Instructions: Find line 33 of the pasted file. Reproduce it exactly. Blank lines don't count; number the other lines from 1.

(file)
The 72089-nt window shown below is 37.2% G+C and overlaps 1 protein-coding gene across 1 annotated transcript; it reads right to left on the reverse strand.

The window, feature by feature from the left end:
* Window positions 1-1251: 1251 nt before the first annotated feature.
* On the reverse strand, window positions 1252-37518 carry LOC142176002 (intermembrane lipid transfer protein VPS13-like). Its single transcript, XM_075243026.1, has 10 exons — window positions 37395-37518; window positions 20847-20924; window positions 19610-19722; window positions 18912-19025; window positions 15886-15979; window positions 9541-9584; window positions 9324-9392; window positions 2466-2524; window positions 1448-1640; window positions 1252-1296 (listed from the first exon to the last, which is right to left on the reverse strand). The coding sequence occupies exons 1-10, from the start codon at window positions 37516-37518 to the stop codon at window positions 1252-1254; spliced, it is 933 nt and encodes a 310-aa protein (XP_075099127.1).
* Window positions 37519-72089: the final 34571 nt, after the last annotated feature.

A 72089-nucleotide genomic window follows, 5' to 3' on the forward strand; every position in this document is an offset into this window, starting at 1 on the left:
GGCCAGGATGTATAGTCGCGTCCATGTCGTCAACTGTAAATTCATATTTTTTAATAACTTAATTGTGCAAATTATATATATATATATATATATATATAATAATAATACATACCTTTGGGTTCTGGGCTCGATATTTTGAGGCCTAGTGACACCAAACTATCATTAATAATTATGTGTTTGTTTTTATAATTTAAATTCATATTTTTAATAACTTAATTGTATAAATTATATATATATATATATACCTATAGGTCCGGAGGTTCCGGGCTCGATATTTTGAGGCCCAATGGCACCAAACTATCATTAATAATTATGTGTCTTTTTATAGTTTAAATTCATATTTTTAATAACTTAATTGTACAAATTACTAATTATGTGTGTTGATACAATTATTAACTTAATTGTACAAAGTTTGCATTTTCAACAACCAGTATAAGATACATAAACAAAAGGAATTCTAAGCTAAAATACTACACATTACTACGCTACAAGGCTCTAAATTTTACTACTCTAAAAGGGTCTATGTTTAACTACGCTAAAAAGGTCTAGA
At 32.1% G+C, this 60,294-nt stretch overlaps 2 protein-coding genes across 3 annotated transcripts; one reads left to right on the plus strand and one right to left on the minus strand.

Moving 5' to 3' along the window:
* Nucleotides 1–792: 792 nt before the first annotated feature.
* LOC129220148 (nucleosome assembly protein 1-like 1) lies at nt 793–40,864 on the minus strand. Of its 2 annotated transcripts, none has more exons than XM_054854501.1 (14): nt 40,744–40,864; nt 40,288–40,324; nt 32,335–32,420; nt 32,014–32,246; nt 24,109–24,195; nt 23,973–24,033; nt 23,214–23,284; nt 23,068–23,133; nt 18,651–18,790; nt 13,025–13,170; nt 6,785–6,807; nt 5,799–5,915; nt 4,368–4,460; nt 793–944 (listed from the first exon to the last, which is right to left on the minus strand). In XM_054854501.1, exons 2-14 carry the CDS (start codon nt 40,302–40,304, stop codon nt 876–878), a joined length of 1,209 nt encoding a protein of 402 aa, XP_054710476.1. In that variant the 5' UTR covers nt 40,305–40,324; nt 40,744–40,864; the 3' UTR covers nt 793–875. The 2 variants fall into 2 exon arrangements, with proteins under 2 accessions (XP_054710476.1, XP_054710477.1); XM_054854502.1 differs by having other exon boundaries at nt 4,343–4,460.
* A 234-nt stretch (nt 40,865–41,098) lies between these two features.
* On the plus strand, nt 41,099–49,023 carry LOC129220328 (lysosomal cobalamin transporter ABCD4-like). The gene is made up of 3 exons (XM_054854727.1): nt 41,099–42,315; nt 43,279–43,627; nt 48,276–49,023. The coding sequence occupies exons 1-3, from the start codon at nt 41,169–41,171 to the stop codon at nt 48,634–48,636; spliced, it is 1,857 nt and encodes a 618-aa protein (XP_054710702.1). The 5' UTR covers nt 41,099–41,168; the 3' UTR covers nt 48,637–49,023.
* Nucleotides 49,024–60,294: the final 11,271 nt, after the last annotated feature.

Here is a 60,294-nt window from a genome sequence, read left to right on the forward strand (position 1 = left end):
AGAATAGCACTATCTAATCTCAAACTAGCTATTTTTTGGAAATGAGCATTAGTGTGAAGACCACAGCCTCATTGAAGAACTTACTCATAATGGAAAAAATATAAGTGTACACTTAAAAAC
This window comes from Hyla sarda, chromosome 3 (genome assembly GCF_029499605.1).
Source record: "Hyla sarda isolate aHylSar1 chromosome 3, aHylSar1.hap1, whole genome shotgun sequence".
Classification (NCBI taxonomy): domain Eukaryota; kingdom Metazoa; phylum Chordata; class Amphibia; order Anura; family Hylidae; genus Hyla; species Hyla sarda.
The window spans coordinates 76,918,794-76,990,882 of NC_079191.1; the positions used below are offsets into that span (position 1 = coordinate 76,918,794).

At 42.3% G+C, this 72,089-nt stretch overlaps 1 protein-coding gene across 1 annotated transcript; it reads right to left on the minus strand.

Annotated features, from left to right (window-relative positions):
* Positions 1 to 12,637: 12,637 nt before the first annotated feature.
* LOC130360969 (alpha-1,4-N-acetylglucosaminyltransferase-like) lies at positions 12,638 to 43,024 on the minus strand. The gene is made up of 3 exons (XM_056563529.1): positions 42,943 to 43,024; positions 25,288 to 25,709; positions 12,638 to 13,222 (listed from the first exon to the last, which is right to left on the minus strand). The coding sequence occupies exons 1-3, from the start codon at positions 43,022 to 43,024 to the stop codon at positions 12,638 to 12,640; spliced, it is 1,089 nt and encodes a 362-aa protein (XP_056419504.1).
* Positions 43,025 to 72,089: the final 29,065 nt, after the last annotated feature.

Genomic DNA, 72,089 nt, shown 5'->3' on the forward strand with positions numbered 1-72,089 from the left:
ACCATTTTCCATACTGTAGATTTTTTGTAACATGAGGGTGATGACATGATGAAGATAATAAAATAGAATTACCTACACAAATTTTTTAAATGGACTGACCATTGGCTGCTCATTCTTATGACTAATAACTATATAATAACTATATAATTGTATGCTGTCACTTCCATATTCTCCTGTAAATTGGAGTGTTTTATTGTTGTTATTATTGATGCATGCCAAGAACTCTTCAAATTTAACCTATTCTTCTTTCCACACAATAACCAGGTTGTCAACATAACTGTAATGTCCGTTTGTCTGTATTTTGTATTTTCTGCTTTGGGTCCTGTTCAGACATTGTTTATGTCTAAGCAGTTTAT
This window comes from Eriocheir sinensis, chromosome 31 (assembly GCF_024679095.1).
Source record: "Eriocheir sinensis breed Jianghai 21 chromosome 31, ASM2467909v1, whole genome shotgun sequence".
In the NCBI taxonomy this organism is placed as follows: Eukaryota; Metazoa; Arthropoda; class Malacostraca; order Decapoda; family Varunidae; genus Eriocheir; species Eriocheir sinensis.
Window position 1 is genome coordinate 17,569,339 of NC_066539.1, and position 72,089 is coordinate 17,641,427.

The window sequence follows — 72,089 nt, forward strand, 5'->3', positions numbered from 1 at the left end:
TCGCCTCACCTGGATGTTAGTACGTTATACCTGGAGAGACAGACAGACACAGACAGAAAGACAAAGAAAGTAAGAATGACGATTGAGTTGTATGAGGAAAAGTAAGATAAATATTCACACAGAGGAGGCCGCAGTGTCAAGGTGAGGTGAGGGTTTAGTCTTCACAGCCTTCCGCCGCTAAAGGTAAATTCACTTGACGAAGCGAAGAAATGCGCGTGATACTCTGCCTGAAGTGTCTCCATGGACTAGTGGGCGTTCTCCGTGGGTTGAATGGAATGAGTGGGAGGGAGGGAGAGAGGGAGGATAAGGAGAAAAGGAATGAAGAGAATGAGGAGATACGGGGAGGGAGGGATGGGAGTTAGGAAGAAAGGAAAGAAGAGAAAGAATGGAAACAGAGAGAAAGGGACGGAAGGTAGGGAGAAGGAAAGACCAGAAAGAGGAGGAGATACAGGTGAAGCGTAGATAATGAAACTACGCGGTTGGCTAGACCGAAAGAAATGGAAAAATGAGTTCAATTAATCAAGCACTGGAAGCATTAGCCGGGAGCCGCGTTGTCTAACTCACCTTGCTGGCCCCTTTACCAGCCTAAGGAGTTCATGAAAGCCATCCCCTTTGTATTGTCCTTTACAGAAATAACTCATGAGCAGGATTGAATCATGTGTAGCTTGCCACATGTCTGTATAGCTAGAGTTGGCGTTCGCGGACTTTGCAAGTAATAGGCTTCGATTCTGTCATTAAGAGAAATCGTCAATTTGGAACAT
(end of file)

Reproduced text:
TCGCCTCACCTGGATGTTAGTACGTTATACCTGGAGAGACAGACAGACACAGACAGAAAGACAAAGAAAGTAAGAATGACGATTGAGTTGTATGAGGAAAAGTAAGATAAATATTCACACAGAGGAGGCCGCAGTGTCAAGGTGAGGTGAGGGTTTAGTCTTCACAGCCTTCCGCCGCTAAAGGTAAATTCACTTGACGAAGCGAAGAAATGCGCGTGATACTCTGCCTGAAGTGTCTCCATGGACTAGTGGGCGTTCTCCGTGGGTTGAATGGAATGAGTGGGAGGGAGGGAGAGAGGGAGGATAAGGAGAAAAGGAATGAAGAGAATGAGGAGATACGGGGAGGGAGGGATGGGAGTTAGGAAGAAAGGAAAGAAGAGAAAGAATGGAAACAGAGAGAAAGGGACGGAAGGTAGGGAGAAGGAAAGACCAGAAAGAGGAGGAGATACAGGTGAAGCGTAGATAATGAAACTACGCGGTTGGCTAGACCGAAAGAAATGGAAAAATGAGTTCAATTAATCAAGCACTGGAAGCATTAGCCGGGAGCCGCGTTGTCTAACTCACCTTGCTGGCCCCTTTACCAGCCTAAGGAGTTCATGAAAGCCATCCCCTTTGTATTGTCCTTTACAGAAATAACTCATGAGCAGGATTGAATCATGTGTAGCTTGCCACATGTCTGTATAGCTAGAGTTGGCGTTCGCGGACTTTGCAAGTAATAGGCTTCGATTCTGTCATTAAGAGAAATCGTCAATTTGGAACAT